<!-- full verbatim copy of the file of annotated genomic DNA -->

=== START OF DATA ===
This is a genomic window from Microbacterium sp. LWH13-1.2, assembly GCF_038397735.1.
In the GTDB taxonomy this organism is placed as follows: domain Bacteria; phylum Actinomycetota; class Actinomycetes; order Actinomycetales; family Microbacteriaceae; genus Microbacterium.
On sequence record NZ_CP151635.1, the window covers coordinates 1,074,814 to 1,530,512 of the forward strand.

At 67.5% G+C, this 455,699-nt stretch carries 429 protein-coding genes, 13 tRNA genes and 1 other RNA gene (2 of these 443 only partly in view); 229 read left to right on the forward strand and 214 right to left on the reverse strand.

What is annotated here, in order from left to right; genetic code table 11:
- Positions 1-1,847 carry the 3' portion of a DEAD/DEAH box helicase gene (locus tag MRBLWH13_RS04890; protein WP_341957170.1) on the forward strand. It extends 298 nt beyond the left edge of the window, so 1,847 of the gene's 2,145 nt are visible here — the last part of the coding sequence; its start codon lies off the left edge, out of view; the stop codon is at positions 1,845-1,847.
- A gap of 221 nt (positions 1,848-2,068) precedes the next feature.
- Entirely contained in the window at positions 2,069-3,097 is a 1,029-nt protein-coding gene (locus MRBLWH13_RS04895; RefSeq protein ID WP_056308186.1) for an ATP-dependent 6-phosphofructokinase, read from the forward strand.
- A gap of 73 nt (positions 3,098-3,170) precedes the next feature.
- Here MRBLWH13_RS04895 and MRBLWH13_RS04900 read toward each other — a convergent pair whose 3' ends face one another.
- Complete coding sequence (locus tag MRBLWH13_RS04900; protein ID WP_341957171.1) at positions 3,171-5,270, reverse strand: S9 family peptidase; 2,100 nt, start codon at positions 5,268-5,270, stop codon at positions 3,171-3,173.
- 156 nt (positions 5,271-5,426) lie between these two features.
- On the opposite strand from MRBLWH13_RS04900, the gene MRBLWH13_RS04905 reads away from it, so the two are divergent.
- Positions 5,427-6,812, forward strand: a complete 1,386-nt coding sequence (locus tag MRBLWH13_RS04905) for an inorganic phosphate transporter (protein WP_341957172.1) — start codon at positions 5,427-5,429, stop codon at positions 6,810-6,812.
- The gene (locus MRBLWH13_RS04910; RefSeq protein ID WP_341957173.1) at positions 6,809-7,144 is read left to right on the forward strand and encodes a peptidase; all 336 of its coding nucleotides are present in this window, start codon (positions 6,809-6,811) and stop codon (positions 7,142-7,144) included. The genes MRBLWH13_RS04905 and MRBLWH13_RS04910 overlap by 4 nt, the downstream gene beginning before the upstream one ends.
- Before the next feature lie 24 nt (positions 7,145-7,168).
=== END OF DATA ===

This is a genomic window from Microbacterium sp. LWH13-1.2, assembly GCF_038397735.1.
In the GTDB taxonomy this organism is placed as follows: domain Bacteria; phylum Actinomycetota; class Actinomycetes; order Actinomycetales; family Microbacteriaceae; genus Microbacterium.
On sequence record NZ_CP151635.1, the window covers coordinates 1,074,814 to 1,530,512 of the forward strand.

At 67.5% G+C, this 455,699-nt stretch carries 429 protein-coding genes, 13 tRNA genes and 1 other RNA gene (2 of these 443 only partly in view); 229 read left to right on the forward strand and 214 right to left on the reverse strand.

What is annotated here, in order from left to right; genetic code table 11:
- Positions 1-1,847 carry the 3' portion of a DEAD/DEAH box helicase gene (locus tag MRBLWH13_RS04890; protein WP_341957170.1) on the forward strand. It extends 298 nt beyond the left edge of the window, so 1,847 of the gene's 2,145 nt are visible here — the last part of the coding sequence; its start codon lies off the left edge, out of view; the stop codon is at positions 1,845-1,847.
- A gap of 221 nt (positions 1,848-2,068) precedes the next feature.
- Entirely contained in the window at positions 2,069-3,097 is a 1,029-nt protein-coding gene (locus MRBLWH13_RS04895; RefSeq protein ID WP_056308186.1) for an ATP-dependent 6-phosphofructokinase, read from the forward strand.
- A gap of 73 nt (positions 3,098-3,170) precedes the next feature.
- Here MRBLWH13_RS04895 and MRBLWH13_RS04900 read toward each other — a convergent pair whose 3' ends face one another.
- Complete coding sequence (locus tag MRBLWH13_RS04900; protein ID WP_341957171.1) at positions 3,171-5,270, reverse strand: S9 family peptidase; 2,100 nt, start codon at positions 5,268-5,270, stop codon at positions 3,171-3,173.
- 156 nt (positions 5,271-5,426) lie between these two features.
- On the opposite strand from MRBLWH13_RS04900, the gene MRBLWH13_RS04905 reads away from it, so the two are divergent.
- Positions 5,427-6,812, forward strand: a complete 1,386-nt coding sequence (locus tag MRBLWH13_RS04905) for an inorganic phosphate transporter (protein WP_341957172.1) — start codon at positions 5,427-5,429, stop codon at positions 6,810-6,812.
- The gene (locus MRBLWH13_RS04910; RefSeq protein ID WP_341957173.1) at positions 6,809-7,144 is read left to right on the forward strand and encodes a peptidase; all 336 of its coding nucleotides are present in this window, start codon (positions 6,809-6,811) and stop codon (positions 7,142-7,144) included. The genes MRBLWH13_RS04905 and MRBLWH13_RS04910 overlap by 4 nt, the downstream gene beginning before the upstream one ends.
- Before the next feature lie 24 nt (positions 7,145-7,168).